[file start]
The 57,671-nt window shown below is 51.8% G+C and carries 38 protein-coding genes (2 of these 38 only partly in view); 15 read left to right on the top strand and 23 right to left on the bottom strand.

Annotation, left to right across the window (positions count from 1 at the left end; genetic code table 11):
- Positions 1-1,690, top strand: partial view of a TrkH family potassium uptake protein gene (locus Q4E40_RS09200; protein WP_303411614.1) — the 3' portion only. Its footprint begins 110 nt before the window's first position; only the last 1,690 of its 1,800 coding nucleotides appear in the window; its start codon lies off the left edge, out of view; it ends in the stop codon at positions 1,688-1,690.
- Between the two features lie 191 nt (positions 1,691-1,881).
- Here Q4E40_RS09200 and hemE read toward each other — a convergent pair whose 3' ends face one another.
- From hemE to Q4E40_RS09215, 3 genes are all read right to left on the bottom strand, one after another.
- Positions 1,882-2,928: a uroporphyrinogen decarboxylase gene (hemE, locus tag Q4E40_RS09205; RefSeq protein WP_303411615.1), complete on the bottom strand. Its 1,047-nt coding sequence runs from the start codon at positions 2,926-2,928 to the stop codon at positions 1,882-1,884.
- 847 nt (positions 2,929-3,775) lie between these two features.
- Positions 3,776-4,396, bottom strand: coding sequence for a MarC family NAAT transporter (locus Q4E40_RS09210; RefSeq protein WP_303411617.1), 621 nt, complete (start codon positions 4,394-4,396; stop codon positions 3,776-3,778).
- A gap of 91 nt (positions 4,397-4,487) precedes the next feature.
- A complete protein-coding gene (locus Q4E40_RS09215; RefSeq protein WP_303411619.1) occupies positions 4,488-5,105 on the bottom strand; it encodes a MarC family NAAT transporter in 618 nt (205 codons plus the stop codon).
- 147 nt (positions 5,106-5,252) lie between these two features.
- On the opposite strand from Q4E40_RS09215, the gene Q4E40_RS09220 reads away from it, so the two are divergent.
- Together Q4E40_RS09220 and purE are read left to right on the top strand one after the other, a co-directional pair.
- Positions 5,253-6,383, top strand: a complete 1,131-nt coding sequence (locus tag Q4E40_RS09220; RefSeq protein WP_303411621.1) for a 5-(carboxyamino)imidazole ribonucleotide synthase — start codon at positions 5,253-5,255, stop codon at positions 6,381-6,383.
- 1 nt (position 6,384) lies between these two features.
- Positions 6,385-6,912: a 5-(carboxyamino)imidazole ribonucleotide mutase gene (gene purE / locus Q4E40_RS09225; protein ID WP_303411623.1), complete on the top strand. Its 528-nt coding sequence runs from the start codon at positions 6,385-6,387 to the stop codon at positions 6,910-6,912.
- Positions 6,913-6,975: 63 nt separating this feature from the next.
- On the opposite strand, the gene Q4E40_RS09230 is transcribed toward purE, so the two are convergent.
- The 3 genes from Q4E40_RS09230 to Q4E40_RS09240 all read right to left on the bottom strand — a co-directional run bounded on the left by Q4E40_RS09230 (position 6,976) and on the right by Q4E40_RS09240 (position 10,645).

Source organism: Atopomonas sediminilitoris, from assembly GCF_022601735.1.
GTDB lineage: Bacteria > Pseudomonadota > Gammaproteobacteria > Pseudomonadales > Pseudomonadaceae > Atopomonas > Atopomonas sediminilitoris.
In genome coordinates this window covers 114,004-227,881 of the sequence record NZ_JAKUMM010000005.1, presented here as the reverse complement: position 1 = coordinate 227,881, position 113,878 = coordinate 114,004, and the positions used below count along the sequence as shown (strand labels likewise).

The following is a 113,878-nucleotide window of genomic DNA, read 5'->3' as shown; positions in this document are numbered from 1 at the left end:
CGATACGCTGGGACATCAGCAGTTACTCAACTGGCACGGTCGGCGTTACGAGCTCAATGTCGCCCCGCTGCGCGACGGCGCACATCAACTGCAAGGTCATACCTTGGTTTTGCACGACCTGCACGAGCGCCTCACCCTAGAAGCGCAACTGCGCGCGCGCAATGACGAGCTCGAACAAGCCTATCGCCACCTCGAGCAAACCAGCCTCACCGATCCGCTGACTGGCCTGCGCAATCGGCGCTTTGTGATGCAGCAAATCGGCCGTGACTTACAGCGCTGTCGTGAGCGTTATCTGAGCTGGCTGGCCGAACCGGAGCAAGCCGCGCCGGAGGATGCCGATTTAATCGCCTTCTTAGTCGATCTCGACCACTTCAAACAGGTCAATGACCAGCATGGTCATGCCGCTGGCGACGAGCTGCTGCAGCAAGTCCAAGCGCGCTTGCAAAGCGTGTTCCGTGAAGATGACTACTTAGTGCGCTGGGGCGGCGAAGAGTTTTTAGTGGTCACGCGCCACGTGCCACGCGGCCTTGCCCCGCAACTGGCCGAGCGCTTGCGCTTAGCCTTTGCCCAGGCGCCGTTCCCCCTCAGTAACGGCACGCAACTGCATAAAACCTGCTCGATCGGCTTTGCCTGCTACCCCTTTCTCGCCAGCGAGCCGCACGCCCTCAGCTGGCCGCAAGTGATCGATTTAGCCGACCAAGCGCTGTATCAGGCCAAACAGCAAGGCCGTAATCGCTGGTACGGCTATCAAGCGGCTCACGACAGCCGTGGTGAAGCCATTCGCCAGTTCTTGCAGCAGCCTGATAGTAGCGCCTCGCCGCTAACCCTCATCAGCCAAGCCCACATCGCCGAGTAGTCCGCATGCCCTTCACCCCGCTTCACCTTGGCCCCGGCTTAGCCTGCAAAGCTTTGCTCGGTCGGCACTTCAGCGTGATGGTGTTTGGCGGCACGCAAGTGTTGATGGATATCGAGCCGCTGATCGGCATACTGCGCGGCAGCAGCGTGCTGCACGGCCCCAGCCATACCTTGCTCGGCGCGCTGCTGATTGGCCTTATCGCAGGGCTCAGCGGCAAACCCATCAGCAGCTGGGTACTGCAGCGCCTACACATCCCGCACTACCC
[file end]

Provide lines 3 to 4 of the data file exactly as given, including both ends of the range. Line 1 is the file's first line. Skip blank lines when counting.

- Positions 1-1,690, top strand: partial view of a TrkH family potassium uptake protein gene (locus Q4E40_RS09200; protein WP_303411614.1) — the 3' portion only. Its footprint begins 110 nt before the window's first position; only the last 1,690 of its 1,800 coding nucleotides appear in the window; its start codon lies off the left edge, out of view; it ends in the stop codon at positions 1,688-1,690.
- Between the two features lie 191 nt (positions 1,691-1,881).